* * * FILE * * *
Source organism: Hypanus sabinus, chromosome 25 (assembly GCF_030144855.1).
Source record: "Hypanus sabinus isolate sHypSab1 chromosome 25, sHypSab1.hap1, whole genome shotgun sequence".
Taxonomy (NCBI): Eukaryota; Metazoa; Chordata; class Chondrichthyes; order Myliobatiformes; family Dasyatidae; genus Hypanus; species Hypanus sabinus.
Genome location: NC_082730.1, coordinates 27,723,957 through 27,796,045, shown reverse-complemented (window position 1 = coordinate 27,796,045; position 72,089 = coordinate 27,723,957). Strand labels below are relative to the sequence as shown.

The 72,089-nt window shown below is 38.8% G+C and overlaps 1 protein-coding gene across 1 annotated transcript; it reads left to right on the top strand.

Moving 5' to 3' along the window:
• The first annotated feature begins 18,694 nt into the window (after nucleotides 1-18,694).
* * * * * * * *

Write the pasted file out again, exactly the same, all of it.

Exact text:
Source organism: Hypanus sabinus, chromosome 25 (assembly GCF_030144855.1).
Source record: "Hypanus sabinus isolate sHypSab1 chromosome 25, sHypSab1.hap1, whole genome shotgun sequence".
Taxonomy (NCBI): Eukaryota; Metazoa; Chordata; class Chondrichthyes; order Myliobatiformes; family Dasyatidae; genus Hypanus; species Hypanus sabinus.
Genome location: NC_082730.1, coordinates 27,723,957 through 27,796,045, shown reverse-complemented (window position 1 = coordinate 27,796,045; position 72,089 = coordinate 27,723,957). Strand labels below are relative to the sequence as shown.

The 72,089-nt window shown below is 38.8% G+C and overlaps 1 protein-coding gene across 1 annotated transcript; it reads left to right on the top strand.

Moving 5' to 3' along the window:
• The first annotated feature begins 18,694 nt into the window (after nucleotides 1-18,694).